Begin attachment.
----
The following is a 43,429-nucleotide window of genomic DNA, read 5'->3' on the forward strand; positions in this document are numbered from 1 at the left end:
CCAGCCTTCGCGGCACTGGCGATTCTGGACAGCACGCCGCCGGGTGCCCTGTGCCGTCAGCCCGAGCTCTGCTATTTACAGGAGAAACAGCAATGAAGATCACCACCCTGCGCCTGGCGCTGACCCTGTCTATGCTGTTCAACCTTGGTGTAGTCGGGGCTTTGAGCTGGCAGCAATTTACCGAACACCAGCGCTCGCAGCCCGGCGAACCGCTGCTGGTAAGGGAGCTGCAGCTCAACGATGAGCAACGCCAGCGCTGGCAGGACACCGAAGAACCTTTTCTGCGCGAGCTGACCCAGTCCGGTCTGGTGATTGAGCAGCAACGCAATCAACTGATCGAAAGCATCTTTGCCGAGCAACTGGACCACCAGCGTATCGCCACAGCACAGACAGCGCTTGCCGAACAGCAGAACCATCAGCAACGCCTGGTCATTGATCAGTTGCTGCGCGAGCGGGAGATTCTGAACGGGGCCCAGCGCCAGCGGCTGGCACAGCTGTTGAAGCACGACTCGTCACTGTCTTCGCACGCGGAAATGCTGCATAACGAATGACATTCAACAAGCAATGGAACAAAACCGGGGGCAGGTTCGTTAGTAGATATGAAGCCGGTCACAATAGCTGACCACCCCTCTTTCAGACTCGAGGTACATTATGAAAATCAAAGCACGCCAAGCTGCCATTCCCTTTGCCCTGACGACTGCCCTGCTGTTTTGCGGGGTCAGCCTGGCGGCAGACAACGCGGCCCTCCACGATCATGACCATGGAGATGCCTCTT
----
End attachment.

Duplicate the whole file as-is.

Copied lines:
The following is a 43,429-nucleotide window of genomic DNA, read 5'->3' on the forward strand; positions in this document are numbered from 1 at the left end:
CCAGCCTTCGCGGCACTGGCGATTCTGGACAGCACGCCGCCGGGTGCCCTGTGCCGTCAGCCCGAGCTCTGCTATTTACAGGAGAAACAGCAATGAAGATCACCACCCTGCGCCTGGCGCTGACCCTGTCTATGCTGTTCAACCTTGGTGTAGTCGGGGCTTTGAGCTGGCAGCAATTTACCGAACACCAGCGCTCGCAGCCCGGCGAACCGCTGCTGGTAAGGGAGCTGCAGCTCAACGATGAGCAACGCCAGCGCTGGCAGGACACCGAAGAACCTTTTCTGCGCGAGCTGACCCAGTCCGGTCTGGTGATTGAGCAGCAACGCAATCAACTGATCGAAAGCATCTTTGCCGAGCAACTGGACCACCAGCGTATCGCCACAGCACAGACAGCGCTTGCCGAACAGCAGAACCATCAGCAACGCCTGGTCATTGATCAGTTGCTGCGCGAGCGGGAGATTCTGAACGGGGCCCAGCGCCAGCGGCTGGCACAGCTGTTGAAGCACGACTCGTCACTGTCTTCGCACGCGGAAATGCTGCATAACGAATGACATTCAACAAGCAATGGAACAAAACCGGGGGCAGGTTCGTTAGTAGATATGAAGCCGGTCACAATAGCTGACCACCCCTCTTTCAGACTCGAGGTACATTATGAAAATCAAAGCACGCCAAGCTGCCATTCCCTTTGCCCTGACGACTGCCCTGCTGTTTTGCGGGGTCAGCCTGGCGGCAGACAACGCGGCCCTCCACGATCATGACCATGGAGATGCCTCTT